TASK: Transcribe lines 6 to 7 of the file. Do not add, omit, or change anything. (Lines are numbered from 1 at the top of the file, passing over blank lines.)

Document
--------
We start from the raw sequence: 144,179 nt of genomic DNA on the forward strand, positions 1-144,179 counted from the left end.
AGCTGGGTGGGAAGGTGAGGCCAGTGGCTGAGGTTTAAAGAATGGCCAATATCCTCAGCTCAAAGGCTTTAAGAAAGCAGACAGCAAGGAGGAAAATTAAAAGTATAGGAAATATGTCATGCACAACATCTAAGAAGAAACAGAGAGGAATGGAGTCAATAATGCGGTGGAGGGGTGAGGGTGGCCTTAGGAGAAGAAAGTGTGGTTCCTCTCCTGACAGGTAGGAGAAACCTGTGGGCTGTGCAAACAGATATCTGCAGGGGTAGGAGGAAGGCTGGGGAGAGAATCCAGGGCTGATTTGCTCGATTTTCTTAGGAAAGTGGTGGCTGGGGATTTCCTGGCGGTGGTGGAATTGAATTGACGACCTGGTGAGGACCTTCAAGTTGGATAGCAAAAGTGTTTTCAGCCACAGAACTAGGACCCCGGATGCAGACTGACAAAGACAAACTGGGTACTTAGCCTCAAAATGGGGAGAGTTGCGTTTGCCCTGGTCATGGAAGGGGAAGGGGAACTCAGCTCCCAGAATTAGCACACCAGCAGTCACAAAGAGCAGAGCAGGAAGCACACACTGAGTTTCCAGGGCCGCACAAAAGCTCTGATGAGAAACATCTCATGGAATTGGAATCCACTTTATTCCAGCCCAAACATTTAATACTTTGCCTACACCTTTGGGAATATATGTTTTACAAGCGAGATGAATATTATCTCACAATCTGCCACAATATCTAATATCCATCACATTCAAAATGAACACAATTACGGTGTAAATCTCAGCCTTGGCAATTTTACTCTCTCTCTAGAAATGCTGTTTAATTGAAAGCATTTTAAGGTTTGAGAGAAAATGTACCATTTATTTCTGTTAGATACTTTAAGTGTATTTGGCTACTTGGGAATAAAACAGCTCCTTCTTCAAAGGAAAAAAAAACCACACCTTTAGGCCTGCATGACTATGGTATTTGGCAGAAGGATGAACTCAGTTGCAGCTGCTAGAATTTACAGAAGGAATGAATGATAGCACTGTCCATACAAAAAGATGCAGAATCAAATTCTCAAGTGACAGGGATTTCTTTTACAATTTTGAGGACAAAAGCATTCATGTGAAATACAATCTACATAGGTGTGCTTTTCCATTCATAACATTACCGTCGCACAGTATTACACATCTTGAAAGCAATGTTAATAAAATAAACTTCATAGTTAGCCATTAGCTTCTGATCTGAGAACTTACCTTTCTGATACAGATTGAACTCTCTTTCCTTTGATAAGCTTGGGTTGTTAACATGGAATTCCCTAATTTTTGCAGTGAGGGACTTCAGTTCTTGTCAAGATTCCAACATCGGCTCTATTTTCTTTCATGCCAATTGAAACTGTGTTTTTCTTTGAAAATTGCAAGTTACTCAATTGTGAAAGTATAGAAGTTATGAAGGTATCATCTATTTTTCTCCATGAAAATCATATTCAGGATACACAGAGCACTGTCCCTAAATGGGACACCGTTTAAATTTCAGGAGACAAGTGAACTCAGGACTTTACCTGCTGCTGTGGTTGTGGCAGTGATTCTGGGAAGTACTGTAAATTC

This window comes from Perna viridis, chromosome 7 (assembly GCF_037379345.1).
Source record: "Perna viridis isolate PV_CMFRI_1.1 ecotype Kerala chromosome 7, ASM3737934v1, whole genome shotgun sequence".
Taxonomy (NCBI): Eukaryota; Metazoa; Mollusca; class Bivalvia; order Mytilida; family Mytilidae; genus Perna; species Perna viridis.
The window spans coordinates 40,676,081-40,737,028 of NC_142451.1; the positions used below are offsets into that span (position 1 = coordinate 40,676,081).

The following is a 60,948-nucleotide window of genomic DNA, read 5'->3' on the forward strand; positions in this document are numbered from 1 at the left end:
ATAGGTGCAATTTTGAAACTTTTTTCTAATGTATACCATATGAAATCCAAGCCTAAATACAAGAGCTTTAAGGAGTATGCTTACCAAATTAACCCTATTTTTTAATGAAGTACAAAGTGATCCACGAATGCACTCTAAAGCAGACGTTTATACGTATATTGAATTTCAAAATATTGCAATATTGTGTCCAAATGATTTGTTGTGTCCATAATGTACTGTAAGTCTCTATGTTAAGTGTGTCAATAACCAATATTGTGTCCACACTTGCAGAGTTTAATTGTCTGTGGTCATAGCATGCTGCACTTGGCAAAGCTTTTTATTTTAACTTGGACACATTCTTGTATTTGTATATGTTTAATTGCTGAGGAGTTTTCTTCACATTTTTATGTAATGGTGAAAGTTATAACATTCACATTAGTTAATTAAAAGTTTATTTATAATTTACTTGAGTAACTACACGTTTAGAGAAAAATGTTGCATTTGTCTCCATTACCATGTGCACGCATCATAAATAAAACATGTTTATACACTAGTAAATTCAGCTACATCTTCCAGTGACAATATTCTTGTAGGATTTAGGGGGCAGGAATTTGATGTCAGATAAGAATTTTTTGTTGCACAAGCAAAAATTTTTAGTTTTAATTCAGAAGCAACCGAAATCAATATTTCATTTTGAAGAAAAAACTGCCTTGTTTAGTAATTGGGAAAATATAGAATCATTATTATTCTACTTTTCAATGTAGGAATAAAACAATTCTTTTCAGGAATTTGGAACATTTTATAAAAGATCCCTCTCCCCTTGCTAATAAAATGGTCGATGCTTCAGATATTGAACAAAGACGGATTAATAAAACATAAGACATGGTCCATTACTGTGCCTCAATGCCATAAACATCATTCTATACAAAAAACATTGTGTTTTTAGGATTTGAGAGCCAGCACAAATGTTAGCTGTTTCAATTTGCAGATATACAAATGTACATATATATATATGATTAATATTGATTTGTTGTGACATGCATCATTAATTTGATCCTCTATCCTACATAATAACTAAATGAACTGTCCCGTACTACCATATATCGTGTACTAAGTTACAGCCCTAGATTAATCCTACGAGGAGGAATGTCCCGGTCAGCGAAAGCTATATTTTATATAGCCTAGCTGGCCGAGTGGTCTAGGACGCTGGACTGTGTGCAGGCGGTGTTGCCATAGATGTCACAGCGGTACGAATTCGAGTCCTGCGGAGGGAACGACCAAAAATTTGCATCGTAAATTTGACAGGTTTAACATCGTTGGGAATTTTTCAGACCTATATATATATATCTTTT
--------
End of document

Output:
The window spans coordinates 40,676,081-40,737,028 of NC_142451.1; the positions used below are offsets into that span (position 1 = coordinate 40,676,081).

The following is a 60,948-nucleotide window of genomic DNA, read 5'->3' on the forward strand; positions in this document are numbered from 1 at the left end: